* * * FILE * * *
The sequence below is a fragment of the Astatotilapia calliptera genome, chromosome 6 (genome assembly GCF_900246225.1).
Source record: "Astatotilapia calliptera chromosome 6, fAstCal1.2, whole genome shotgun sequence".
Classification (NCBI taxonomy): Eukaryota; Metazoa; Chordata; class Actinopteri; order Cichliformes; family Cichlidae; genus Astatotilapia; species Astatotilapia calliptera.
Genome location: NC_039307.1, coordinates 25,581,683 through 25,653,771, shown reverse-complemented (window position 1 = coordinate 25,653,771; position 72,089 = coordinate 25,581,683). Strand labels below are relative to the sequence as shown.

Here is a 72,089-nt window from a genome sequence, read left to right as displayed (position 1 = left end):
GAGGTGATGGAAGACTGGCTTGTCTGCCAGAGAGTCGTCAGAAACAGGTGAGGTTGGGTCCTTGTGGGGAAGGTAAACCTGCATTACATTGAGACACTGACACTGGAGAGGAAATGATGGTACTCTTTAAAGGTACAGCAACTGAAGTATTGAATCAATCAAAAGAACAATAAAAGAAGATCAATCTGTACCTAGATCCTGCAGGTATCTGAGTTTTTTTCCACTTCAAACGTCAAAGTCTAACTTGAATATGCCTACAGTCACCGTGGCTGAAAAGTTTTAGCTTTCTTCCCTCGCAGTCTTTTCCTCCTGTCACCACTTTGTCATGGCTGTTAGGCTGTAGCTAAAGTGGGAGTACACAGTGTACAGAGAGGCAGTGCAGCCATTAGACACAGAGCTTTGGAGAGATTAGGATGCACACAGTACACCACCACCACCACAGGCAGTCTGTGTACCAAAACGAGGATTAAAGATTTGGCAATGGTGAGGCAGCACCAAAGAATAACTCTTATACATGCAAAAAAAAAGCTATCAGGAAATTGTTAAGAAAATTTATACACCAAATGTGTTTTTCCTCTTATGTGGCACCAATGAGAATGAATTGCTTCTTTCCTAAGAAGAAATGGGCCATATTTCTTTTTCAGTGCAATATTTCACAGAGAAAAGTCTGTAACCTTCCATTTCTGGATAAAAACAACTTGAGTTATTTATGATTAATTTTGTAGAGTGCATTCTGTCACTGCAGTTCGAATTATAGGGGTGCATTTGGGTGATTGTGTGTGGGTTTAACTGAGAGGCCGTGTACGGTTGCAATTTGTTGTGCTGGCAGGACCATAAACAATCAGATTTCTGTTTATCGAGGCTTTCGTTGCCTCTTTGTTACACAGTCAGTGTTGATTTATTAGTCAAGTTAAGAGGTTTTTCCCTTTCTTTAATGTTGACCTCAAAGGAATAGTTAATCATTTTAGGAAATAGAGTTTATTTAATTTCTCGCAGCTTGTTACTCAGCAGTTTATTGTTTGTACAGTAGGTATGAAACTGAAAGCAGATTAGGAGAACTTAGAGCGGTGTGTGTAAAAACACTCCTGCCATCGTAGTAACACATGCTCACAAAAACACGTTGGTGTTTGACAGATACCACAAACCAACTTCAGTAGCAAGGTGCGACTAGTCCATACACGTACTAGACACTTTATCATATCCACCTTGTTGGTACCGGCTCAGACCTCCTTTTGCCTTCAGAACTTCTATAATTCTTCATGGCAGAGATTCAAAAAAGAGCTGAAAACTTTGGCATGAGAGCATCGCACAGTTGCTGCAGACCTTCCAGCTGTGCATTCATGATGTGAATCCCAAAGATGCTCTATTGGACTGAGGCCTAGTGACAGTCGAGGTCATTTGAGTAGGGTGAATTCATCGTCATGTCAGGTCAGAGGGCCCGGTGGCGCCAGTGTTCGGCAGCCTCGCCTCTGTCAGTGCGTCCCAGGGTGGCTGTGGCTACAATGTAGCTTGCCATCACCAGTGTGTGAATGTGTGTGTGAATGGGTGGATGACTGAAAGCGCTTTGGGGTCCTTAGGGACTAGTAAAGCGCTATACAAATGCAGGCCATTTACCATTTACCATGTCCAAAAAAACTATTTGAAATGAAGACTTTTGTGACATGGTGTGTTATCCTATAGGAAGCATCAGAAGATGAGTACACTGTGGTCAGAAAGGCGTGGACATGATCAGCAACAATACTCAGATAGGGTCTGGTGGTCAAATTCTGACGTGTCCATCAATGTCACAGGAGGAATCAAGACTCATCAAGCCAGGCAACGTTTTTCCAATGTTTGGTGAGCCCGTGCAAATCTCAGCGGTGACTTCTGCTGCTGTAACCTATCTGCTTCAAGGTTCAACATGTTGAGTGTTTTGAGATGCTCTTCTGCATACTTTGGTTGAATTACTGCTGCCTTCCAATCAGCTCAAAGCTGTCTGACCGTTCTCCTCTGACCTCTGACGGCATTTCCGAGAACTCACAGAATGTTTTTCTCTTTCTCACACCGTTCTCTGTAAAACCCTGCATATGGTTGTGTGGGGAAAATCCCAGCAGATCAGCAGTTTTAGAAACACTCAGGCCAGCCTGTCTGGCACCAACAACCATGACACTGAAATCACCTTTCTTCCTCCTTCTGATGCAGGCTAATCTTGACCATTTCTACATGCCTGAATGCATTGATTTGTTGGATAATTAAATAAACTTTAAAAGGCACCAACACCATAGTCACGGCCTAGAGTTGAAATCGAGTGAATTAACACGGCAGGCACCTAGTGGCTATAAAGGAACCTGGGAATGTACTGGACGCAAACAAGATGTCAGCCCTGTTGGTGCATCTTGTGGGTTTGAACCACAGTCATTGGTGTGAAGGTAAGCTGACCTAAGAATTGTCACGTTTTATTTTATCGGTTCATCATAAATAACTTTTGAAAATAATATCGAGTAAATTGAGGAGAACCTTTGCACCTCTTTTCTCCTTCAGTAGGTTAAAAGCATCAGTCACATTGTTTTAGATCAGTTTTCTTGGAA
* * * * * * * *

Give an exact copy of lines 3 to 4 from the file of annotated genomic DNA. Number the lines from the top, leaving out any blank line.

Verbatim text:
Classification (NCBI taxonomy): Eukaryota; Metazoa; Chordata; class Actinopteri; order Cichliformes; family Cichlidae; genus Astatotilapia; species Astatotilapia calliptera.
Genome location: NC_039307.1, coordinates 25,581,683 through 25,653,771, shown reverse-complemented (window position 1 = coordinate 25,653,771; position 72,089 = coordinate 25,581,683). Strand labels below are relative to the sequence as shown.